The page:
A roundup of food policy topics
What’s Hot: NYC Delivery Workers Continue Fight to Increase Pay
Last month,The Department of Consumer and Worker Protection (DCWP) lowered the minimum wage pay rate to $19.86 from $23.82. This change was made in an effort to limit overlapping payments through apps. As stated in the Gothamist, “The change was intended to limit overlapping payments when workers deliver for more than one app at a time, called “multi-apping,” which they said accounted for 18% of workers’ time according to their study”.
This decrease comes as a surprise because, in the beginning of the year, advocates were advocating for a $30 an hour pay raise. However, those lobbying for the increase have not been discouraged. City Comptroller Brad Lander said, “We are pleading with DCWP and City Hall, do not capitulate to corporate lobbying. Do not allow DoorDash, GrubHub, and Uber to continue to profit by paying subminimum wages to their workers. It’s a violation of the law and it’s a violation of what’s right.”
It is still unclear at what level The Department of Consumer and Worker Protection and the protestors will come to an agreement, but Los Deliveristas Unidos and other unions throughout New York City continue to lobby for a change.
Food Policy Watchdog: SNAP Benefits at Risk for Suspension as House Debates National Debt Crisis
Last week, the Tri-Caucus Chairs, Congressional Asian Pacific American Caucus (CAPAC) Chair Rep. Judy Chu (CA-28), Congressional Black Caucus (CBC) Chair Rep. Steven Horsford (NV-04), and Congressional Hispanic Caucus (CHC) Chair Rep. Nanette Diaz Barragán (CA-44), sent letters to President Biden pleading to preserve SNAP Benefits, which House Republicans have proposed a suspension in order to reduce the national debt.
Those opposed to the suspension point out that SNAP Benefits is “the most effective federal program that lowers food insecurity and mitigates racial disparities in rates of food insecurity.” SNAP Benefits also generate income for small business owners by bringing in more customers and increasing the Gross Domestic Product by $1.50 billion during a weak economy.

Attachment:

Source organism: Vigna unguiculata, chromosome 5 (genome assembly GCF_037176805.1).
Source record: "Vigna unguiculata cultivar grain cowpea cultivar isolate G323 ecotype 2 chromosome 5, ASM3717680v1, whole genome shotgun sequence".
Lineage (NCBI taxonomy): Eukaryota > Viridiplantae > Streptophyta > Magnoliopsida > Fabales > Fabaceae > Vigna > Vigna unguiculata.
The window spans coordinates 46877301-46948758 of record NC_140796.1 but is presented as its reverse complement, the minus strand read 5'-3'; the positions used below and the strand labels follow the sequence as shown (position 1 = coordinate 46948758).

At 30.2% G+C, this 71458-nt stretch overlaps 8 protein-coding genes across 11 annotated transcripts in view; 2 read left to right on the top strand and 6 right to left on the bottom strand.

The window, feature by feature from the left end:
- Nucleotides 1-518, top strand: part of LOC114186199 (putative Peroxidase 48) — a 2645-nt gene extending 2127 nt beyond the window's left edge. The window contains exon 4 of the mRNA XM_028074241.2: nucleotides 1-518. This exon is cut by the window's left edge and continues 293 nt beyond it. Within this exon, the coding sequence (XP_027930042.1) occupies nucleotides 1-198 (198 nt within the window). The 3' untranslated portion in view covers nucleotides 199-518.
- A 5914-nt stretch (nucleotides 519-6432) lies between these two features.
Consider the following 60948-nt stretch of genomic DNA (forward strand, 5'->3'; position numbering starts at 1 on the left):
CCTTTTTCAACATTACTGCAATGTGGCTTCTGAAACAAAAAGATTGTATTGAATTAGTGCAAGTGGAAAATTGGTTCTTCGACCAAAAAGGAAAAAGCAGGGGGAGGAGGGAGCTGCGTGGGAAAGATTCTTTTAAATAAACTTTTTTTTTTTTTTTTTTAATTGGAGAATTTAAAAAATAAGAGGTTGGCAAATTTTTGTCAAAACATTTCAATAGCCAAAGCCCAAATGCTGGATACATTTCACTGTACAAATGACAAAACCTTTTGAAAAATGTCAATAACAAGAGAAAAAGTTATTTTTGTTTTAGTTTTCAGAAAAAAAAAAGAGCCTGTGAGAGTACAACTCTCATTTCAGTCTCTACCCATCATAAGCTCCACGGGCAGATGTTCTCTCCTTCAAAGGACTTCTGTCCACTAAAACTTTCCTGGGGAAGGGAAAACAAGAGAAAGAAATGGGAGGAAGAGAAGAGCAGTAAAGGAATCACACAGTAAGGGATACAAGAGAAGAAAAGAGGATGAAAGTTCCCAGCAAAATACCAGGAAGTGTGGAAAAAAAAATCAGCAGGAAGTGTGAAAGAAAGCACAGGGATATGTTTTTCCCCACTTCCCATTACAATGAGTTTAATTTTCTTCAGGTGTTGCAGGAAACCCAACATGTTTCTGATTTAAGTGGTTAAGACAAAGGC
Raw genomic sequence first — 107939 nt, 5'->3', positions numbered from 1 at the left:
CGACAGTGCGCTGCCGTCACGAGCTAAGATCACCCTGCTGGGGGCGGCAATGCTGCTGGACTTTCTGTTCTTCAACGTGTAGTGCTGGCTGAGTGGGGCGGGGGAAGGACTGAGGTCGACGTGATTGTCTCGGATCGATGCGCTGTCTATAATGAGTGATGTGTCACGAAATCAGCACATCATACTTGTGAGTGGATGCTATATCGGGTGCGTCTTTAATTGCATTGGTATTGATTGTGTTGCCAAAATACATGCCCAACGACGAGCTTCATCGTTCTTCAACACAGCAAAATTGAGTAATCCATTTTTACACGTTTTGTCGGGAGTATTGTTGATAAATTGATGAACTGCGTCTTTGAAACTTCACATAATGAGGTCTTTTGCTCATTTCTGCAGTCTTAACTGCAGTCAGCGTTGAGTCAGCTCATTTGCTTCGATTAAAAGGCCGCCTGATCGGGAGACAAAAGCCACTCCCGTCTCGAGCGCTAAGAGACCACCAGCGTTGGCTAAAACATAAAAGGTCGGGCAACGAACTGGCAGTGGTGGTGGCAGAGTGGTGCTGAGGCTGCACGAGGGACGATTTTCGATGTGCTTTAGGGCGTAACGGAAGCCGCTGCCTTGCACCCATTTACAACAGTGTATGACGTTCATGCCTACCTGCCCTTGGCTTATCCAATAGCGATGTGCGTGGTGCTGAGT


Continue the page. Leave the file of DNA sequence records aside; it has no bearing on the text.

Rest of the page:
Republicans propose initiating work requirements for those on SNAP rather than cutting funding for the entire program. Nonetheless, whatever decision is made in the House of Representatives will be faced with an uphill battle for passage in the Senate.
Quote of the Month:
“It’s pretty foreseeable that this is going to lead to more food hardship. It doesn’t do anything to improve people’s employability. … It’s just going to take food away from people that are unable to meet the documented requirements.”- Ellen Vollinger, SNAP director for the Food Research and Action Center on raising the age limit for people who rely on SNAP Benefits.
Fact Check: New York’s Free Meals School Program Nears End of Deal
This month, Governor Kathy Hochul came close to reaching a final agreement on the funding of universal school meals across the state.The original proposal called for at least $280 million in funding. Supporters have estimated that almost 800,000 students will benefit from this agreement, but It is still unclear how much money the State has agreed to allocate to New York Public Schools.
The proposal comes in response to the end of the pandemic universal aid program that helped provide free breakfast and lunch to children throughout New York State when schools were closed during the pandemic. When this ended, many families were not able to provide these meals at home. The State should arrive at a final decision by the beginning of May.